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Covington: It’s ‘sad’ Dana White ‘has the type of platform where people believe everything he says’

Anyone waiting for Colby Covington and Dana White to become fast friends shouldn’t hold their breath.

UFC 225: Dos Anjos v Covington Photo by Josh Hedges/Zuffa LLC/Zuffa LLC via Getty Images

Other than perhaps Tito Ortiz, it’s hard to think of a UFC fighter who has made his career as much about feuding with Dana White as Colby Covington has. The American Top Team welterweight contender has been on rocky ground with the UFC president going back well into 2018—and the UFC’s decision to strip him of his interim title.

That move, accompanied by a seemingly especially difficult negotiation process – to bring a title fight with Kamaru Usman together – seems to have entirely soured any working relationship between Covington and White. And while they’ve traded a few barbs through the media, things notably came to a head when Covington tried to confront White in a Las Vegas Casino. For all that, however, ‘Chaos’ is still getting set to fight for the belt on December 14th in Las Vegas. But even with his title shot incoming, don’t expect any mended fences between the two men.

“It’s sad that he has that type of platform where people believe everything he says and they’re so gullible,” Covington said, speaking about Dana White in a recent interview with MMA Fighting. “They just believe what they read, they don’t believe what they see. He wants to blame me but what about ‘Marty Fakenewsman’?

“He didn’t accept any fight. He wouldn’t fight me. He wouldn’t fight that journeyman Jorge Masvidal. He wouldn’t fight Leon Scott (Leon Edwards). He wouldn’t fight anybody.”

Covington added that he hasn’t had any recent contact with White, outside a “Hey Dana, how you doing?” before a recent press conference—where Covington says he “could tell [Dana White] was a little afraid of me.”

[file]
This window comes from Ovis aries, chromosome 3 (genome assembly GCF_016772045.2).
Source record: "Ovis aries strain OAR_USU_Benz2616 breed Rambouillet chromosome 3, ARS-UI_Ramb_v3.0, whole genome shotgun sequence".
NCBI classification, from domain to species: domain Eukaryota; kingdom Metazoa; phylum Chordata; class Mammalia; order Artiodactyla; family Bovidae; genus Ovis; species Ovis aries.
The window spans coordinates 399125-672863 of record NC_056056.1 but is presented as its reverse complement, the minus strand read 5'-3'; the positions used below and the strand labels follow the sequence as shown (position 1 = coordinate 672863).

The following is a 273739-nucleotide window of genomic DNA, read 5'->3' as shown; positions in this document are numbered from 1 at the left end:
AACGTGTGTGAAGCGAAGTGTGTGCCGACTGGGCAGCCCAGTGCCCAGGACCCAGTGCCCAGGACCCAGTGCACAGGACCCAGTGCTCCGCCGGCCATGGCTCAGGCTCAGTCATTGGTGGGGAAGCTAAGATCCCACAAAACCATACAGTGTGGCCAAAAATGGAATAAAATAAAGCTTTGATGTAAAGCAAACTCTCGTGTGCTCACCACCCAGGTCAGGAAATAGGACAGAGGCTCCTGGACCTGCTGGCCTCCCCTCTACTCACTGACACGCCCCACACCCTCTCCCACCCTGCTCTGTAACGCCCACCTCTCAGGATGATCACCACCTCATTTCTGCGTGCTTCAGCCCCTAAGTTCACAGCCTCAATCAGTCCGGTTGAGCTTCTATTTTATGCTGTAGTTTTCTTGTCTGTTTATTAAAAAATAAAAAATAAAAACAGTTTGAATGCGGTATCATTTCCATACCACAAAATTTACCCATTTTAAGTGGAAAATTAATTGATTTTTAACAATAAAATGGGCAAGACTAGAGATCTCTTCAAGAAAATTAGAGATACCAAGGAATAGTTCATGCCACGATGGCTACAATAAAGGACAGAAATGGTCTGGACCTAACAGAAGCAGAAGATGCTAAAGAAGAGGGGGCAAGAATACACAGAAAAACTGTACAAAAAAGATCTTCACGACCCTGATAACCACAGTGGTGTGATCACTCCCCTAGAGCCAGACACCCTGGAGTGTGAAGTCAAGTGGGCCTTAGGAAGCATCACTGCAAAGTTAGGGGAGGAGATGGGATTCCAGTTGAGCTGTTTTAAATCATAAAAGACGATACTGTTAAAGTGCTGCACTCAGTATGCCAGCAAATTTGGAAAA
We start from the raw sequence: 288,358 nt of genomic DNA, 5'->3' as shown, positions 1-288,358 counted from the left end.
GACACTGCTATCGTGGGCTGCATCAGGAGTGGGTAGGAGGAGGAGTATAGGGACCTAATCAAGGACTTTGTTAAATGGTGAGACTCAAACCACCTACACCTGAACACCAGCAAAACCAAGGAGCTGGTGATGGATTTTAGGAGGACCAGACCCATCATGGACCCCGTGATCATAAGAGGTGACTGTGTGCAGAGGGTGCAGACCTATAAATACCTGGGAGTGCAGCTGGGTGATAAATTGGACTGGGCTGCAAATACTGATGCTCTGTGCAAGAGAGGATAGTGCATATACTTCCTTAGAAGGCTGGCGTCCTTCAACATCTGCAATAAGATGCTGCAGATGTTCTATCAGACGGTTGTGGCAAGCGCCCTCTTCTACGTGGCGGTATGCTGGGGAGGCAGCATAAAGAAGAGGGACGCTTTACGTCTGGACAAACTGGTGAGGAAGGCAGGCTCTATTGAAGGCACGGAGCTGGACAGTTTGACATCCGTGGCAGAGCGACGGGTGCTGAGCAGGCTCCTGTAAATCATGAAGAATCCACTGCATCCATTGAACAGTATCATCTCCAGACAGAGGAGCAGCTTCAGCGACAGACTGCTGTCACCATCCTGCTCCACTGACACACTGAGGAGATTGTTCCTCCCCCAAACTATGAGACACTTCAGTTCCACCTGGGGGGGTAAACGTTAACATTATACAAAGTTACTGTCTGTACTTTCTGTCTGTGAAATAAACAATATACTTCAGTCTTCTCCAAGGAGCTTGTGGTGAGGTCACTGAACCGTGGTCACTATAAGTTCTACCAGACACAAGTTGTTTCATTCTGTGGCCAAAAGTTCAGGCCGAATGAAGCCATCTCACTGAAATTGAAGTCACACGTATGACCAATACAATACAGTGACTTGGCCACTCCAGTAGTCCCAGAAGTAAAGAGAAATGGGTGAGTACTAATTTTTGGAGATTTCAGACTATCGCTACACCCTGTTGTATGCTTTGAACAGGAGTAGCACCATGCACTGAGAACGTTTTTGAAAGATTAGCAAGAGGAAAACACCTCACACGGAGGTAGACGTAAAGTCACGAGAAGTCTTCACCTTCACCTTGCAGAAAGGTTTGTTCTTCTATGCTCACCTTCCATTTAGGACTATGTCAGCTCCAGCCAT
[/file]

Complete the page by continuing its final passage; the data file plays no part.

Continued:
The 31-year-old top contender told Fighting that he doesn’t “have anything nice to say about [Dana White],” and that he knows White “has nothing nice to say about me, ever.”

“He’s always making up lies about me in the media, making these false and fake narratives. I’m not afraid to call a spade a spade,” Covington said. “Whether I’m brutally honest or not, people should recognized how real I am and people should now I always speak the truth when I talk in interviews.”

If Covington does defeat Usman at UFC 245, and take the welterweight belt in the process, fans can likely expect this war of words to only escalate with the additional bargaining power that being champion brings.

Also in flux on December 14th will be Max Holloway’s featherweight title, as the champion takes on 20-1 Aussie Alexander Volkanovski in the co-main event. A women’s bantamweight title bout between Amanda Nunes and Germaine de Randamie will help round out the main card. And while all three fights should make for a fantastic event, none of them seem to be bringing the heat of Covington’s ongoing feud with the UFC president.